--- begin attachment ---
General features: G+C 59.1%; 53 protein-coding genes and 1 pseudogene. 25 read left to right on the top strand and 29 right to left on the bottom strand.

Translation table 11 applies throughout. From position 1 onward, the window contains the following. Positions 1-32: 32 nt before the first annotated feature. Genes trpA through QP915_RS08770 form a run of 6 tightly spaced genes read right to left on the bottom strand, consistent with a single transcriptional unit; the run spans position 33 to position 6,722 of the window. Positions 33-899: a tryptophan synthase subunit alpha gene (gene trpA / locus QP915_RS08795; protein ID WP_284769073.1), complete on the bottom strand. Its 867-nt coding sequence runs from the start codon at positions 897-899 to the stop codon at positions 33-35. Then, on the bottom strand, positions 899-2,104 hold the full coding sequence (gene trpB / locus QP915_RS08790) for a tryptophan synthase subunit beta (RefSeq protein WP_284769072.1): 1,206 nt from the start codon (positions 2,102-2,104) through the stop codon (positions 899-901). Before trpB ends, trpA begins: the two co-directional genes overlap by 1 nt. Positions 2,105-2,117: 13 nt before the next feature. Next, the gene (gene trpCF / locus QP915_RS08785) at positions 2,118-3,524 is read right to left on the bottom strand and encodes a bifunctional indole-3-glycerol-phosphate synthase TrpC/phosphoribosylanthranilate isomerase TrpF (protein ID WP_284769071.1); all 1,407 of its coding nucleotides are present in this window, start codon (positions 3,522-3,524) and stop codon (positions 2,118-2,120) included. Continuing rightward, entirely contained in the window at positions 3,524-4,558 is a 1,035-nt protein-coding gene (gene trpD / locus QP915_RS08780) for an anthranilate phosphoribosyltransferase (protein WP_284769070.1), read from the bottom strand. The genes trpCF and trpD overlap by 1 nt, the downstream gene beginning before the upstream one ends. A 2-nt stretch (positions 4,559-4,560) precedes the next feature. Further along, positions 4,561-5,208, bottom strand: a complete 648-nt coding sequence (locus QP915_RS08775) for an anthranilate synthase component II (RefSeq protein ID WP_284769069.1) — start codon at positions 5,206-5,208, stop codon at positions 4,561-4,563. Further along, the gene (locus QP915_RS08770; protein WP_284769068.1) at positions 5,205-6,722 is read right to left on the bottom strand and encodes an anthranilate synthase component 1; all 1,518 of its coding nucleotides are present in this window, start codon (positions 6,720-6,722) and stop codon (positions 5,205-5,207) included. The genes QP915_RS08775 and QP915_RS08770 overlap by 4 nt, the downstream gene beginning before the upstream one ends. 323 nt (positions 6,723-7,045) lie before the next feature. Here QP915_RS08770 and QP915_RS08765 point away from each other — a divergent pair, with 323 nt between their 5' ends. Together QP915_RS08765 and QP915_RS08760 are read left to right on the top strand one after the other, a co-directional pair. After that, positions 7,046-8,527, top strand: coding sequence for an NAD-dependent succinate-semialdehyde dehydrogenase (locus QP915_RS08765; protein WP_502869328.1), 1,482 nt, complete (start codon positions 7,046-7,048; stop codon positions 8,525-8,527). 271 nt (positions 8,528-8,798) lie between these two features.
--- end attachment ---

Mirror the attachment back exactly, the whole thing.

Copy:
General features: G+C 59.1%; 53 protein-coding genes and 1 pseudogene. 25 read left to right on the top strand and 29 right to left on the bottom strand.

Translation table 11 applies throughout. From position 1 onward, the window contains the following. Positions 1-32: 32 nt before the first annotated feature. Genes trpA through QP915_RS08770 form a run of 6 tightly spaced genes read right to left on the bottom strand, consistent with a single transcriptional unit; the run spans position 33 to position 6,722 of the window. Positions 33-899: a tryptophan synthase subunit alpha gene (gene trpA / locus QP915_RS08795; protein ID WP_284769073.1), complete on the bottom strand. Its 867-nt coding sequence runs from the start codon at positions 897-899 to the stop codon at positions 33-35. Then, on the bottom strand, positions 899-2,104 hold the full coding sequence (gene trpB / locus QP915_RS08790) for a tryptophan synthase subunit beta (RefSeq protein WP_284769072.1): 1,206 nt from the start codon (positions 2,102-2,104) through the stop codon (positions 899-901). Before trpB ends, trpA begins: the two co-directional genes overlap by 1 nt. Positions 2,105-2,117: 13 nt before the next feature. Next, the gene (gene trpCF / locus QP915_RS08785) at positions 2,118-3,524 is read right to left on the bottom strand and encodes a bifunctional indole-3-glycerol-phosphate synthase TrpC/phosphoribosylanthranilate isomerase TrpF (protein ID WP_284769071.1); all 1,407 of its coding nucleotides are present in this window, start codon (positions 3,522-3,524) and stop codon (positions 2,118-2,120) included. Continuing rightward, entirely contained in the window at positions 3,524-4,558 is a 1,035-nt protein-coding gene (gene trpD / locus QP915_RS08780) for an anthranilate phosphoribosyltransferase (protein WP_284769070.1), read from the bottom strand. The genes trpCF and trpD overlap by 1 nt, the downstream gene beginning before the upstream one ends. A 2-nt stretch (positions 4,559-4,560) precedes the next feature. Further along, positions 4,561-5,208, bottom strand: a complete 648-nt coding sequence (locus QP915_RS08775) for an anthranilate synthase component II (RefSeq protein ID WP_284769069.1) — start codon at positions 5,206-5,208, stop codon at positions 4,561-4,563. Further along, the gene (locus QP915_RS08770; protein WP_284769068.1) at positions 5,205-6,722 is read right to left on the bottom strand and encodes an anthranilate synthase component 1; all 1,518 of its coding nucleotides are present in this window, start codon (positions 6,720-6,722) and stop codon (positions 5,205-5,207) included. The genes QP915_RS08775 and QP915_RS08770 overlap by 4 nt, the downstream gene beginning before the upstream one ends. 323 nt (positions 6,723-7,045) lie before the next feature. Here QP915_RS08770 and QP915_RS08765 point away from each other — a divergent pair, with 323 nt between their 5' ends. Together QP915_RS08765 and QP915_RS08760 are read left to right on the top strand one after the other, a co-directional pair. After that, positions 7,046-8,527, top strand: coding sequence for an NAD-dependent succinate-semialdehyde dehydrogenase (locus QP915_RS08765; protein WP_502869328.1), 1,482 nt, complete (start codon positions 7,046-7,048; stop codon positions 8,525-8,527). 271 nt (positions 8,528-8,798) lie between these two features.